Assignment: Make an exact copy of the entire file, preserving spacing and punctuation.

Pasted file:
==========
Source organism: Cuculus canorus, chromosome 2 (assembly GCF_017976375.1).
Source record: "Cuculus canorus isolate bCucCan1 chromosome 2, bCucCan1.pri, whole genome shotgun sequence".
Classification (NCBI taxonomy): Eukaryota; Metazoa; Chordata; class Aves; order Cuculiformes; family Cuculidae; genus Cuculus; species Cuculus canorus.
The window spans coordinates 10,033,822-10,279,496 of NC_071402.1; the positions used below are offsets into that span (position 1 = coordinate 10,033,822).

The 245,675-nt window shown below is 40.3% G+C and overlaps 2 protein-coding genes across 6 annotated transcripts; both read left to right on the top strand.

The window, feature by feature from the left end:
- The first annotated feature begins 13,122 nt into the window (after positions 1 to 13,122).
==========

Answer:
Source organism: Cuculus canorus, chromosome 2 (assembly GCF_017976375.1).
Source record: "Cuculus canorus isolate bCucCan1 chromosome 2, bCucCan1.pri, whole genome shotgun sequence".
Classification (NCBI taxonomy): Eukaryota; Metazoa; Chordata; class Aves; order Cuculiformes; family Cuculidae; genus Cuculus; species Cuculus canorus.
The window spans coordinates 10,033,822-10,279,496 of NC_071402.1; the positions used below are offsets into that span (position 1 = coordinate 10,033,822).

The 245,675-nt window shown below is 40.3% G+C and overlaps 2 protein-coding genes across 6 annotated transcripts; both read left to right on the top strand.

The window, feature by feature from the left end:
- The first annotated feature begins 13,122 nt into the window (after positions 1 to 13,122).